2012-08-27

6 Feet Deep

    There is a popular idea that all graves are generally dug 6 feet deep (or 1.8 meters).  It is so common that we can see it in many songs, movies, TV Shows, books, poems and so on.  Yet, like with many other common assumptions with the funeral industry it is wrong.  A grave can easily be deeper or shallower than this depending on the circumstance.  So in this post I will address this common assumption and look at how deep a grave can be or actually is dug in NSW.


    The regulations state in the section on "Burials" that:
A person who buries a body contained in a coffin must place the coffin so that its upper surface is not less than 900 millimetres below the natural surface level of the soil where it is buried (Clause 20). The basic intent here is that burial should be at such a depth as to avoid remains being easily disturbed either by people or by animals. There is also the need to contain the odours of decomposition. An exception may be approved following discussion with the local PHU. In the past some cemetery authorities have come up with innovative solutions that have been approved by the local PHU to ensure a grave is sealed and not accessible when the situation has prevented the minimal soil depth requirement from being met.
ReferenceThe Public Health (Disposal of Bodies) Regulation 2002page 13, section 5.

    Basically the top of a coffin has the be at least 900mm (or 2.9 feet) below the surface, this allows for variations in the coffin size and disturbances or erosion of the top soil.  How deep the total grave is depends on what the mourners and/or deceased want and the conditions.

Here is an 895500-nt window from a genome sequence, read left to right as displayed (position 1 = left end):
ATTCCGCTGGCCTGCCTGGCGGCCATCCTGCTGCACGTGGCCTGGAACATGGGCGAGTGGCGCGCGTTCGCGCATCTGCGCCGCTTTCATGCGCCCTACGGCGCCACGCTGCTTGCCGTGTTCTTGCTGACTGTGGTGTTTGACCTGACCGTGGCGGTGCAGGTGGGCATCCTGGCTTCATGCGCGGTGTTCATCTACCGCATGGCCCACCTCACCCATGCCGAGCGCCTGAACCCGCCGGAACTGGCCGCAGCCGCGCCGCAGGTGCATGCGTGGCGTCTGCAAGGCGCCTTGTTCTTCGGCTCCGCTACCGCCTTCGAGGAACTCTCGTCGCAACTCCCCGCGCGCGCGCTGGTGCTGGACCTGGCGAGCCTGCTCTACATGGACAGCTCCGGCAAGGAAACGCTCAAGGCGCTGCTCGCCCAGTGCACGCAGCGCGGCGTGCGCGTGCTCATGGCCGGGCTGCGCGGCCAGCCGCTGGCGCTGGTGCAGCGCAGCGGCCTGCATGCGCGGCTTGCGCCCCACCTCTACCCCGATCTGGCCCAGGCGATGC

There are three grave depths in the funeral industry.  The first is 'tripple depth', this is the deepest of the grave depths.  As the name suggests it can accomodate a total of three adult coffins (each on top of the other).  Because of the depth this is the most expensive to dig, yet in some ways the most practical as other family can be buried in the same spot.

    The next is 'double depth', which is the middle one.  It can accomodate two coffins on top of each other and is not as expensive to dig.  This grave type is about 2.1 meters in depth (or 6.8 feet).  This is the grave depth most people think of.  It is the one we see in most movies and TV shows and the closest to 6 feet.

    The final depth is 'single depth'.  This is the shallowest and only holds on coffin.  It is also the cheapest and easiest to dig.  To meet regulations the average single depth grave is about 3-4 feet deep.

    Already we see that two out of the three grave depths are deeper than 6 feet (or 1.8 meters).  Tripple depth is significantly deeper and double depth is noticeably deeper, being almost 7 feet.  The final one, single depth, is actually shallower than 6 feet, being only about 3-4 feet deep.

    So next time you hear about a grave being 6 feet deep or see one on TV you will know that this is untrue.  Like many assumptions people make about the funeral industry it holds no reality or practicality.  But it does sound nice, "six feet deep" has a better ring than "6.8 feet" or "900 millimeters".

An~~

It should be noted that this post is looking at NSW Health laws and regulations.  This might not be applicable or even comparable to other Australian states let alone other countries.

1 comment:

  1. What about the "whole nine yards" theory?

    ReplyDelete

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